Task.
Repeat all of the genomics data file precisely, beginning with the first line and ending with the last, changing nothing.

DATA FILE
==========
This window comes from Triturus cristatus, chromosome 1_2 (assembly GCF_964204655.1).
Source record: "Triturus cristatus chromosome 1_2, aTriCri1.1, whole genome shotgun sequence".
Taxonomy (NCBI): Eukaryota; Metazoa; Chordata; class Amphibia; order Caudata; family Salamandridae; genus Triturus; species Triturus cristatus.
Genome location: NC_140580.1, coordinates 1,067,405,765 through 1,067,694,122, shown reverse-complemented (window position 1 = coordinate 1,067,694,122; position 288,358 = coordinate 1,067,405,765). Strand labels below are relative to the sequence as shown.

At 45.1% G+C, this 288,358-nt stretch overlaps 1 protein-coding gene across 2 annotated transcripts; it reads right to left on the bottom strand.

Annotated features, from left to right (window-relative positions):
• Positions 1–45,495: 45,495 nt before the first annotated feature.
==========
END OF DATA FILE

This window comes from Triturus cristatus, chromosome 1_2 (assembly GCF_964204655.1).
Source record: "Triturus cristatus chromosome 1_2, aTriCri1.1, whole genome shotgun sequence".
Taxonomy (NCBI): Eukaryota; Metazoa; Chordata; class Amphibia; order Caudata; family Salamandridae; genus Triturus; species Triturus cristatus.
Genome location: NC_140580.1, coordinates 1,067,405,765 through 1,067,694,122, shown reverse-complemented (window position 1 = coordinate 1,067,694,122; position 288,358 = coordinate 1,067,405,765). Strand labels below are relative to the sequence as shown.

At 45.1% G+C, this 288,358-nt stretch overlaps 1 protein-coding gene across 2 annotated transcripts; it reads right to left on the bottom strand.

Annotated features, from left to right (window-relative positions):
• Positions 1–45,495: 45,495 nt before the first annotated feature.